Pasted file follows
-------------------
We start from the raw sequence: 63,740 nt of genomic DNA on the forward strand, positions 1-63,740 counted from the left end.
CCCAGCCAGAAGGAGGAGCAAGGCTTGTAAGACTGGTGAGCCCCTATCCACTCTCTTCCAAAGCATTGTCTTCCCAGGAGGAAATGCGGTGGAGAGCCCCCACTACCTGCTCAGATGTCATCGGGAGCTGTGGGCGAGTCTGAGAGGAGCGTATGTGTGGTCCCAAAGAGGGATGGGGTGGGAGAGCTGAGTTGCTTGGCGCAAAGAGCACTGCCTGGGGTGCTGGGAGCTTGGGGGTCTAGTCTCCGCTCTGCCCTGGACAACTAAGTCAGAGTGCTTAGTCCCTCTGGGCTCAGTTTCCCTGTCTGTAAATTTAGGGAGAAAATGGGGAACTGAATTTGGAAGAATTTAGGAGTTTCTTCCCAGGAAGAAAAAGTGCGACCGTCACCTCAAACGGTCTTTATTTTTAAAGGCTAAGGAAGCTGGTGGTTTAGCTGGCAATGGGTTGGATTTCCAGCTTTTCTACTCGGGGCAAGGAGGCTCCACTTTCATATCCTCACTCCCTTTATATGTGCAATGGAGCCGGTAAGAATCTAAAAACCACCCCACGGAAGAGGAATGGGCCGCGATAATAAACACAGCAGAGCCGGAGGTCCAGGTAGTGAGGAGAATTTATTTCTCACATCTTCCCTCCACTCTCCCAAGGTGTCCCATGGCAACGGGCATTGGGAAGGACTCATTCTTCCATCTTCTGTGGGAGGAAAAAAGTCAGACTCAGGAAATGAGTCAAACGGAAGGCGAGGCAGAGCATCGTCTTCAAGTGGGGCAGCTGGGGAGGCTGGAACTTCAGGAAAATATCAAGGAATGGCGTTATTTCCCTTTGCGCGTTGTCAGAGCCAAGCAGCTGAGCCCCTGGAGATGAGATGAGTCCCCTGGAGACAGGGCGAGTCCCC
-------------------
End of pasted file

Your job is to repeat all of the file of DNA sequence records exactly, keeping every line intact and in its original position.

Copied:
We start from the raw sequence: 63,740 nt of genomic DNA on the forward strand, positions 1-63,740 counted from the left end.
CCCAGCCAGAAGGAGGAGCAAGGCTTGTAAGACTGGTGAGCCCCTATCCACTCTCTTCCAAAGCATTGTCTTCCCAGGAGGAAATGCGGTGGAGAGCCCCCACTACCTGCTCAGATGTCATCGGGAGCTGTGGGCGAGTCTGAGAGGAGCGTATGTGTGGTCCCAAAGAGGGATGGGGTGGGAGAGCTGAGTTGCTTGGCGCAAAGAGCACTGCCTGGGGTGCTGGGAGCTTGGGGGTCTAGTCTCCGCTCTGCCCTGGACAACTAAGTCAGAGTGCTTAGTCCCTCTGGGCTCAGTTTCCCTGTCTGTAAATTTAGGGAGAAAATGGGGAACTGAATTTGGAAGAATTTAGGAGTTTCTTCCCAGGAAGAAAAAGTGCGACCGTCACCTCAAACGGTCTTTATTTTTAAAGGCTAAGGAAGCTGGTGGTTTAGCTGGCAATGGGTTGGATTTCCAGCTTTTCTACTCGGGGCAAGGAGGCTCCACTTTCATATCCTCACTCCCTTTATATGTGCAATGGAGCCGGTAAGAATCTAAAAACCACCCCACGGAAGAGGAATGGGCCGCGATAATAAACACAGCAGAGCCGGAGGTCCAGGTAGTGAGGAGAATTTATTTCTCACATCTTCCCTCCACTCTCCCAAGGTGTCCCATGGCAACGGGCATTGGGAAGGACTCATTCTTCCATCTTCTGTGGGAGGAAAAAAGTCAGACTCAGGAAATGAGTCAAACGGAAGGCGAGGCAGAGCATCGTCTTCAAGTGGGGCAGCTGGGGAGGCTGGAACTTCAGGAAAATATCAAGGAATGGCGTTATTTCCCTTTGCGCGTTGTCAGAGCCAAGCAGCTGAGCCCCTGGAGATGAGATGAGTCCCCTGGAGACAGGGCGAGTCCCC